North Carolina Beers

beer1Proposed by: Jonathan

Reviewed by: David

It’s the first of two beer weeks for us. One could argue that is just a way to prove we’re not too savvy about other beverages, but it was intended to give each of us chance to pick out 6 micro-brews for each other and take a short break from cocktails.

This week was my turn to send David those beers and I decided to concentrate on NC brews. Like the regions of Scotland (okay that may be my fantastical view), I divide NC into mountains, piedmont and coast when choosing favorites. There is at least one beer from each area, although the piedmont is overrepresented since more of them are bottled and distributed. In no particular order these are the beers that I sent:

Weeping Radish Ruddy Radish. Weeping Radish is located in the community of Grandy on the coast of NC and is the oldest currently operating brewery in the state. Their beers are hard to get, but luckily folks know I enjoy them and are nice enough to get me some when they are near the Outer Banks. In this case I can’t review Ruddy Radish since the bottle I sent was the only one I had. Most of their beers are German style, but descriptions of this call it either an American Amber or Red Ale. My favorite beer from this brewery is Black Radish which is described as a Schwarzbier. I drank all of those though.

Foothills Torch Pilsner and Cottonwood Frostbite. These beers are together because they are both made at Winston-Salem’s Foothills Brewing since Foothills purchased the Cottonwood brands (that originated in Boone) when they bought brewing equipment from an older craft beer brewer. The pilsner is a true Czech style one and was chosen since David prefers, or at least I think he prefers, less hoppy beer than I do. That said, Frostbite is a seasonal Black IPA made with a roasted malt of barley and wheat. While it has an added bitterness from the hops, that is balanced from the flavors introduced by the roasted malt. Frostbite is my favorite among those I sent.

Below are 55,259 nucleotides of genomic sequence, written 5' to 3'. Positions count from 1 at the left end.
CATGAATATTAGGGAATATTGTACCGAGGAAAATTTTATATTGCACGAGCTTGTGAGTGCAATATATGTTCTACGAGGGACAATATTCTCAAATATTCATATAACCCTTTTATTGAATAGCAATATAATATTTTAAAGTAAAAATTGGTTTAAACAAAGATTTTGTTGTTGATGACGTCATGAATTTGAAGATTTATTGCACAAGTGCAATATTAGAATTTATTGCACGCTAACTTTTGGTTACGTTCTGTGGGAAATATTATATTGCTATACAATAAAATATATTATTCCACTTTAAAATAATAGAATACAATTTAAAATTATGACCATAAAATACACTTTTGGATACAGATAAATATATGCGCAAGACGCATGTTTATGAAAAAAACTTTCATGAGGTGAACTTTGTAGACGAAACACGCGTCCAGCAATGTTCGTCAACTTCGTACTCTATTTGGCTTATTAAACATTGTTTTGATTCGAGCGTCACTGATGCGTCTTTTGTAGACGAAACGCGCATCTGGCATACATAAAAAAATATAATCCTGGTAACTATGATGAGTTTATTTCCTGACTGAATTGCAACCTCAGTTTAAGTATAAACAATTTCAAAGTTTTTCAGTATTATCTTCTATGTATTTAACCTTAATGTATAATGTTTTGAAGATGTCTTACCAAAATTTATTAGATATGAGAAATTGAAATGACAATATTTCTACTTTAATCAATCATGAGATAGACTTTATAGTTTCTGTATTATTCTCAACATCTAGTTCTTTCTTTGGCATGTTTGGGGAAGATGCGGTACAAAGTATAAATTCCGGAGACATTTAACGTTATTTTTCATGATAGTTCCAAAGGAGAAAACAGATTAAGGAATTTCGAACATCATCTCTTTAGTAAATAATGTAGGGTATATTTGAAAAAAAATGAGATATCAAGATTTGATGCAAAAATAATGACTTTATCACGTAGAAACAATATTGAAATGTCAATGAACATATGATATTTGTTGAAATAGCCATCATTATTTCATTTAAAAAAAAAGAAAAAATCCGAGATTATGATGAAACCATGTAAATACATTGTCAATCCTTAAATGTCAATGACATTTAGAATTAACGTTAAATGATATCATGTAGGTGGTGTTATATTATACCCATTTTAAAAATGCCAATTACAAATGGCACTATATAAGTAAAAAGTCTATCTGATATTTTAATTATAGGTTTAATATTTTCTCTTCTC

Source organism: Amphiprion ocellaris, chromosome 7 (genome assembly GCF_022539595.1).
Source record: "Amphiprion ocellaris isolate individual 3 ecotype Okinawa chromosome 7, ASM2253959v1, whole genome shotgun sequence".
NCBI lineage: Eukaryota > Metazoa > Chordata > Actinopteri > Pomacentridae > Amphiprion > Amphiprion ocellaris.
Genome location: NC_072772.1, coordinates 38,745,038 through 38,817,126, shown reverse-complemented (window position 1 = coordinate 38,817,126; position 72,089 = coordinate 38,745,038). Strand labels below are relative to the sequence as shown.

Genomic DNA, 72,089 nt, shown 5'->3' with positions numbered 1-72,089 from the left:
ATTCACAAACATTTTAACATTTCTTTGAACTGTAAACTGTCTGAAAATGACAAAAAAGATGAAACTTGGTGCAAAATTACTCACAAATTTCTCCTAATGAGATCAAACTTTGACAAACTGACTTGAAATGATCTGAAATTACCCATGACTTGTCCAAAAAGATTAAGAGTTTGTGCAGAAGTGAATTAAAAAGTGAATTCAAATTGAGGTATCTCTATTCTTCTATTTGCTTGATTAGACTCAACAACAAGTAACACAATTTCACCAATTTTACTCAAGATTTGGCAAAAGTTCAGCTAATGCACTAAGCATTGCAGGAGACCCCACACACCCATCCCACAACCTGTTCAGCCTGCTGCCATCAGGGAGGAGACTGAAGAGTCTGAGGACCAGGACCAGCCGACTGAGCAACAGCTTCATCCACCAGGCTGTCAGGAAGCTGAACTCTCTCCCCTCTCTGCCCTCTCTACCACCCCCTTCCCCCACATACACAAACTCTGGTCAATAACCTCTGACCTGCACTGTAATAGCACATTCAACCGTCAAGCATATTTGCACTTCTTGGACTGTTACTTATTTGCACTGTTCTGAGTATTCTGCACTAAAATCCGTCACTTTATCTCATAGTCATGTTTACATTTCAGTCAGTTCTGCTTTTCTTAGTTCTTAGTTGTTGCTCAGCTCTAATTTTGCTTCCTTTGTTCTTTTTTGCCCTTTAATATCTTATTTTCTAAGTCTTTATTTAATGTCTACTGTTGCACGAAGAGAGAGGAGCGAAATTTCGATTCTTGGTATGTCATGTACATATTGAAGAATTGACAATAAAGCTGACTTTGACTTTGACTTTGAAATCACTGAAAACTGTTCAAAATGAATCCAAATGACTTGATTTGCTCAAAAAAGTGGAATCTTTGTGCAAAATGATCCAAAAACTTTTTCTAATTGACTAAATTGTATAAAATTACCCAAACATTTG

Big Boss Blanco Diablo. This one is a Witbier with orange peel and coriander added for flavor. Once again this was intended to balance some of the other choices with a lighter flavor and the option to garnish (it would an orange slice in our house even if some folks think that is beer sacrilege) or even make a cocktail of some type with the beer.

Olde Mecklenburg Fat Boy Baltic Porter. Another seasonal beer, Fat Boy is brewed in Charlotte where I live. Olde Mecklenburg follows the German roots of large parts of this area and they adhere to the purity rules of German beer making. Baltic Porter falls under the lager group and is slightly different from the English style porter. In this case, Fat Boy had a surprising amount of different flavors but was smooth like you would expect a porter to be.